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Kepler Guest Observer Program

Kepler Calibration

Signal-to-Noise Characteristics

Identification of astrophysically interesting signals in the Kepler time series requires an assessment of the noise characteristics of the photometer. Users of Kepler data will need information about both the usual signal-to-noise issues, e.g., photon and read noise, background flux, and the temporal stability due to systematic and episodic noise sources. Detection of weak transits against a bright stellar background is the primary objective of the Kepler mission, therefore the photometric stability of the instrument was of paramount importance during the design phase. The Project is investing considerable effort to identify and account for systematic noise sources in the Kepler time series. These efforts are described in the Instrument Handbook, the Kepler Data Analysis Handbook (Fall 2010), and a series of data release notes, distributed when large datasets are released to the archive. Individual data release notes are found in the Data Release folder at MAST. Users of Kepler data are strongly encouraged to read these detailed descriptions.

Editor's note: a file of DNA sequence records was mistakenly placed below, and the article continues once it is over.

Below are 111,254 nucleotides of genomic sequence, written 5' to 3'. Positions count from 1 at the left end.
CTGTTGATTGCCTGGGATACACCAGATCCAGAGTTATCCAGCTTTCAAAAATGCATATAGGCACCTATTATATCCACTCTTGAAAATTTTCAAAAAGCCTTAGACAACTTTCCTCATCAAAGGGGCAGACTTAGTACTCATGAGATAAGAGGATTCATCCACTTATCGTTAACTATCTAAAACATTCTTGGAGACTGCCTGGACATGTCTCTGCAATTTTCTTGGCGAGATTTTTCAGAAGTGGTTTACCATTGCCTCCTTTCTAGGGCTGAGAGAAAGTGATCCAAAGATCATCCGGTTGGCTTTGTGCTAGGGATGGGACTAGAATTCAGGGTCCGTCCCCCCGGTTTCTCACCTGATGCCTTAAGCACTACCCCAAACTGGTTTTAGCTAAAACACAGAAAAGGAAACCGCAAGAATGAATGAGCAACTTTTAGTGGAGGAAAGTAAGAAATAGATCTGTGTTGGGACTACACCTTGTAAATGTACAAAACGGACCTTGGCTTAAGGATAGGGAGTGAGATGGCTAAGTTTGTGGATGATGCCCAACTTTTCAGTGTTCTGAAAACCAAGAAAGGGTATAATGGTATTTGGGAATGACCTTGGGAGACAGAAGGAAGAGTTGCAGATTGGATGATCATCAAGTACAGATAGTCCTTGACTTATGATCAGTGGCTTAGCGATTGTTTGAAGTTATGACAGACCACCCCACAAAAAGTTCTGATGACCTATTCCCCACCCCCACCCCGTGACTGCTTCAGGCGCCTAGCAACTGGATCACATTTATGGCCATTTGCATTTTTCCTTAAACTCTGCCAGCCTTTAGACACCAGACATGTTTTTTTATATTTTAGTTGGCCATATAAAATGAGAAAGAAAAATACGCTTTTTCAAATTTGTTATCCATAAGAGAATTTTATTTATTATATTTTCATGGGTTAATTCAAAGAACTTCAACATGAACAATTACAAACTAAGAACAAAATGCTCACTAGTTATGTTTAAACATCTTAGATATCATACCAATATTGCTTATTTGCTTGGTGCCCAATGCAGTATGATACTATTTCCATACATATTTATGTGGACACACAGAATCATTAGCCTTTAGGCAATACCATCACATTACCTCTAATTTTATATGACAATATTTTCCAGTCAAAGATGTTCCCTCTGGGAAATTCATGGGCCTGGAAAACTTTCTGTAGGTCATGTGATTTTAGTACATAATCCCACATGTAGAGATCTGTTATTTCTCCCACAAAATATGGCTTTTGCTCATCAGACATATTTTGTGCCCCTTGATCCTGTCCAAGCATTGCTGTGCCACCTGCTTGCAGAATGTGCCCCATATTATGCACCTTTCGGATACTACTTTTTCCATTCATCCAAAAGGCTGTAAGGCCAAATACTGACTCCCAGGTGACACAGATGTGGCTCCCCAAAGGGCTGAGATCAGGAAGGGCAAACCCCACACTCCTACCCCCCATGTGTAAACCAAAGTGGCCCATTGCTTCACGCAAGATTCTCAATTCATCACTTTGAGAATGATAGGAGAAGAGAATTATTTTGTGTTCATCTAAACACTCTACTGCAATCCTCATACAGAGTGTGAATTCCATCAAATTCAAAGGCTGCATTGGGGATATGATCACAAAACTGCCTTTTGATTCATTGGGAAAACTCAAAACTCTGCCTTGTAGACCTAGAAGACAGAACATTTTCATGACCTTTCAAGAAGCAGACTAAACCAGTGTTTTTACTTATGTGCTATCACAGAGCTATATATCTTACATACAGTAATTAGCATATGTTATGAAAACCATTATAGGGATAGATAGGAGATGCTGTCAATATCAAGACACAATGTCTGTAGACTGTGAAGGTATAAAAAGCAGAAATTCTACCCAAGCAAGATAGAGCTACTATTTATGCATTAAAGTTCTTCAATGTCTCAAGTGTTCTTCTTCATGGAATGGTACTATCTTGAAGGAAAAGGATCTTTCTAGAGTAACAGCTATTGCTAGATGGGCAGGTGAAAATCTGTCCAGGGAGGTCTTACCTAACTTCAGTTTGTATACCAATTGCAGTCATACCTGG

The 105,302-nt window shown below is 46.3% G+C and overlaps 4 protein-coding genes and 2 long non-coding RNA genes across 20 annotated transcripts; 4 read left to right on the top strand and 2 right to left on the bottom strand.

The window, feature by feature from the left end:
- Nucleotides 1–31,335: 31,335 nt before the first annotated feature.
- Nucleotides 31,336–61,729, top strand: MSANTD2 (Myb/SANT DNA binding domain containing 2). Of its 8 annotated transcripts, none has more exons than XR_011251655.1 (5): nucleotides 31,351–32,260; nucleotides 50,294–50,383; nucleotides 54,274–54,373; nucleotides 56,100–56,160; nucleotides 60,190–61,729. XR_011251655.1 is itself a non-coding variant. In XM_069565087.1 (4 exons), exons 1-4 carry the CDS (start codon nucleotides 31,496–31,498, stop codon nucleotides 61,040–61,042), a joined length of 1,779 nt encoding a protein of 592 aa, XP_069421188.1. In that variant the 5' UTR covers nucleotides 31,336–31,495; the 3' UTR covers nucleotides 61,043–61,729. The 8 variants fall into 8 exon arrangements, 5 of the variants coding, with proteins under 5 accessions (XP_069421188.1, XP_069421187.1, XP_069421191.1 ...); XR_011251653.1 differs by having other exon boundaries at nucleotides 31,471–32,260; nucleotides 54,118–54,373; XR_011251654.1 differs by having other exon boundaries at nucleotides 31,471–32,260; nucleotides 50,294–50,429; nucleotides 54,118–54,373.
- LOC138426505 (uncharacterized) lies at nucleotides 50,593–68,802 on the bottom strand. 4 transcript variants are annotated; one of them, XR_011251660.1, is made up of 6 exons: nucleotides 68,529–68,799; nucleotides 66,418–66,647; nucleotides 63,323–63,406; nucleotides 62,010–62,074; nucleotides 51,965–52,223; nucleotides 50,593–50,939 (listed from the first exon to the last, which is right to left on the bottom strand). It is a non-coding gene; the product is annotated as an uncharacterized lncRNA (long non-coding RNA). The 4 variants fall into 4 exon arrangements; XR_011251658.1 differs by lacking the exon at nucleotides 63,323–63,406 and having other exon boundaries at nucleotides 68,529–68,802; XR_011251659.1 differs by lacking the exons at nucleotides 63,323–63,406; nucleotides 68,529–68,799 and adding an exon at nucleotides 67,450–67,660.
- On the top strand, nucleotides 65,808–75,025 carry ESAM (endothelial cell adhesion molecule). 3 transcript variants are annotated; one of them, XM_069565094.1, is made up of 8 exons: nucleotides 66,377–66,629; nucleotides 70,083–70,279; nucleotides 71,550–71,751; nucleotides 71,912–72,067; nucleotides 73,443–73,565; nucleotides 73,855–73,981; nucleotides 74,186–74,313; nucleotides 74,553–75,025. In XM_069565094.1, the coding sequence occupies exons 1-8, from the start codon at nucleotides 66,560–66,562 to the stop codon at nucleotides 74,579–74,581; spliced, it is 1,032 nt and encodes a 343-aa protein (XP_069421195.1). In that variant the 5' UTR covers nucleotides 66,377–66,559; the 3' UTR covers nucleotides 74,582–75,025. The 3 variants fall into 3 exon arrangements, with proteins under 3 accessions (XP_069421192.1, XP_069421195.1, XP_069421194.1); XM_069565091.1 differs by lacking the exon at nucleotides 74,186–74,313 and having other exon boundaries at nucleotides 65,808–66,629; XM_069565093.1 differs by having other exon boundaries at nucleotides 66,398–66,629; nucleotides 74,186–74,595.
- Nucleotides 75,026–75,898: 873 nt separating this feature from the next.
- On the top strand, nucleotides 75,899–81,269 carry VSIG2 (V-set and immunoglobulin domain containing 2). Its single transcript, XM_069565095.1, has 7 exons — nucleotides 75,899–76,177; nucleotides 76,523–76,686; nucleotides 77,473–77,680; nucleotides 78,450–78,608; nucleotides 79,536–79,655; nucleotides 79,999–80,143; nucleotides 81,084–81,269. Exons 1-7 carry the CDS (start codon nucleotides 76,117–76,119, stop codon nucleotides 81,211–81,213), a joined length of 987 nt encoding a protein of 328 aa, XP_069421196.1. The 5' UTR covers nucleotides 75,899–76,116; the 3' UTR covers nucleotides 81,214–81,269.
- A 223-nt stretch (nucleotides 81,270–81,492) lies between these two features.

Pre-Flight Estimates

Observations with the Kepler photometer are obtained in either a 1 minute ("short") or 30-minute ("long") observation, termed a cadence. Both types of observations may be summed to improve the overall signal detection. A number of factors effect the signal-to-noise ratio at both the bright and faint observing limits. A factor of 2 estimate of the photometric precision expected within either a single short or long observation for isolated (uncrowded) FGK stars can be made using the expression presented at left. For cooler and hotter stars, these estimates may be subject to larger uncertanties, reflecting the tranformation from gr magnitudes to the Kepler magnitudes.

The expected photocurrent of the source, expressed in electrons per second, is provide by the first expression. f12 is the benchmark photoelectron current at the focal plane for a G2 V with a Kepler magnitude (Kp) = 12.0, which is 1.74 × 105 e-/s. This value is the best pre-launch prediction of the flux estimate, and may change as understanding of the photometer performance increases.